KHN Morning Briefing

Summaries of health policy coverage from major news organizations

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Democrats Pounce On Republicans’ Politically Volatile Vote Hoping For Repeat Of 2010, In Reverse

After passing the Affordable Care Act, Democrats lost 63 seats and their majority in the House. With Republicans' latest vote, they hope the tables will turn in 2018.

The New York Times: Measure On Pre-Existing Conditions Energizes Opposition To Health Bill
From the moment the Republican-controlled House of Representatives approved a plan to overhaul the health care system, an onslaught of opposition to the bill has been focused on a single, compact term: pre-existing conditions. The Democratic Congressional Campaign Committee began running digital ads warning that the legislation would leave “no more protections” for people with a history of illness or injury. Pointing to the power that states could have to set the terms for insurers under the G.O.P. bill, Democratic leaders announced they would make pre-existing conditions an issue in every gubernatorial and state legislative race in the country. (Burns and Goodnough, 5/5)

The Associated Press: Democrats See Opposition To GOP Health Bill As Winning Issue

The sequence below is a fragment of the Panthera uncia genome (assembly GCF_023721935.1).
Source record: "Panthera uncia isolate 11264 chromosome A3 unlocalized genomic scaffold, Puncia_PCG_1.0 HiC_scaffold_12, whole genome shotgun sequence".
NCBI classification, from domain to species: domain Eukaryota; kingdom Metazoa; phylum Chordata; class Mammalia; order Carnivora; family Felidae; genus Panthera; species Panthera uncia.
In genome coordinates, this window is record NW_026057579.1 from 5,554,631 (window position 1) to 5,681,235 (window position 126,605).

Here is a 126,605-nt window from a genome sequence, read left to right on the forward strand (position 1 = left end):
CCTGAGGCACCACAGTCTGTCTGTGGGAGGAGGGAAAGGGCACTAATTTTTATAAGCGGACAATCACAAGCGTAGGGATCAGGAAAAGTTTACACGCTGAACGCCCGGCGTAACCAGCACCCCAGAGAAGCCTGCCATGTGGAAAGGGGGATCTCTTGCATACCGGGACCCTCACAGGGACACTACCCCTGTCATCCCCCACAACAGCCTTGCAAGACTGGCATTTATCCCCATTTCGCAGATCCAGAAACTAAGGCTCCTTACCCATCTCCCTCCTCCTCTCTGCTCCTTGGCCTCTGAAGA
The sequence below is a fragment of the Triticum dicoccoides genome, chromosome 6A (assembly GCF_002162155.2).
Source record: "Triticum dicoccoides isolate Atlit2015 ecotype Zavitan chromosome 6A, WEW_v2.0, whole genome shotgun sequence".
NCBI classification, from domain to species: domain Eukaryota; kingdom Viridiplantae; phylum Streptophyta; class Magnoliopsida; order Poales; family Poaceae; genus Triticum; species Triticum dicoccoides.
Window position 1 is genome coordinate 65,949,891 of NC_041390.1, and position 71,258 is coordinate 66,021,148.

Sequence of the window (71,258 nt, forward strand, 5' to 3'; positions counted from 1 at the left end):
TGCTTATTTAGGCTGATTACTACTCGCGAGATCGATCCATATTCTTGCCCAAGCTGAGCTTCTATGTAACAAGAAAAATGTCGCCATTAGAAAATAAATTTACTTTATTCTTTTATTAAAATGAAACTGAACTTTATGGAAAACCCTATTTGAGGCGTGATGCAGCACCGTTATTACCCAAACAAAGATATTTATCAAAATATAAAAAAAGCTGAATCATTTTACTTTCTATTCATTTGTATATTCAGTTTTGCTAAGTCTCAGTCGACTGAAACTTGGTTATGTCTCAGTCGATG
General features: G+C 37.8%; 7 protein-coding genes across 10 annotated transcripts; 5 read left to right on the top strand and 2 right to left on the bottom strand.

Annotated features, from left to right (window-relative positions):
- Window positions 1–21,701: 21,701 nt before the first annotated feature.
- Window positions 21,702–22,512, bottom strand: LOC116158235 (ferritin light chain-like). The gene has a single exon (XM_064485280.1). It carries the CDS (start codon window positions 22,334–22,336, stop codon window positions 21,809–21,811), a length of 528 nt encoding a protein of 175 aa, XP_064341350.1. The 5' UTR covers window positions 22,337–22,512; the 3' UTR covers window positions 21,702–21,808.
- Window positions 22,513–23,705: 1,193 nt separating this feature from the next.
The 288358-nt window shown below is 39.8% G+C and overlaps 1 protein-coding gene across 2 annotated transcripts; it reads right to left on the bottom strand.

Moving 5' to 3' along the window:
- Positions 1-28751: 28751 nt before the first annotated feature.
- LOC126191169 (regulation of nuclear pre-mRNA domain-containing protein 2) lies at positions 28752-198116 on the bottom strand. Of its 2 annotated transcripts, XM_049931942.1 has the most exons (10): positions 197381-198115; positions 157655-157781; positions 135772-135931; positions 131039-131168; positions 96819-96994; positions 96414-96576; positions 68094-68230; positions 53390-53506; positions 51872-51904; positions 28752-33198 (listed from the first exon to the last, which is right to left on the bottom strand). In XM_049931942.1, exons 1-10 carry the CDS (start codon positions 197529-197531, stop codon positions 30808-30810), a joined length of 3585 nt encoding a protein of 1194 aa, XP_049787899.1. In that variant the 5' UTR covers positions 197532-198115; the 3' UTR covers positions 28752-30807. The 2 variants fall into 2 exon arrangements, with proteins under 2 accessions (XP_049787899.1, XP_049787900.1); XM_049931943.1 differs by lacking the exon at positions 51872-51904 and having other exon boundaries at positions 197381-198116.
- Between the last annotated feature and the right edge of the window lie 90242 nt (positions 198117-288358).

Even though the Senate still has to act, Republicans now largely own a measure that would curtail, and in some cases take away completely, benefits Americans have embraced after seven years. Chief among them: a guarantee of paying the same amount for coverage regardless of health history. Budget analysts estimate 24 million people would lose insurance over a decade, 14 million in the first year, and older Americans would face higher costs. (Barrow and Peoples, 5/6)

The New York Times: ‘No District Is Off The Table’: Health Vote Could Put House In Play
In a suburban Chicago district, Kelly Mazeski, a breast cancer survivor, used the day of the vote to repeal the Affordable Care Act to announce her House candidacy, vowing to make Representative Peter Roskam pay for his vote “to make Americans pay more and get less for their health care.” In western New York, Lt. Gov. Kathy Hochul has stirred talk of a congressional race with her slashing criticism of Representative Chris Collins, who rallied fellow Republicans to vote for the health measure, then conceded in a national television interview that he had not read the bill. (Martin and Burns, 5/6)

The Hill: Democrats Turn Tables On GOP In ObamaCare Messaging War 
Democrats “can start the ads now,” said Julius Hobson, an attorney and former lobbyist with the American Medical Association. “Now you get to attack every GOP House member and say he or she was the margin of victory to take away your healthcare benefits,” just like the Republicans did when ObamaCare passed. Accusations of hypocrisy flew fast and heavy from Democrats this week, as the House passed an ObamaCare repeal bill after struggling with the contents for more than two months. (Weixel, 5/7)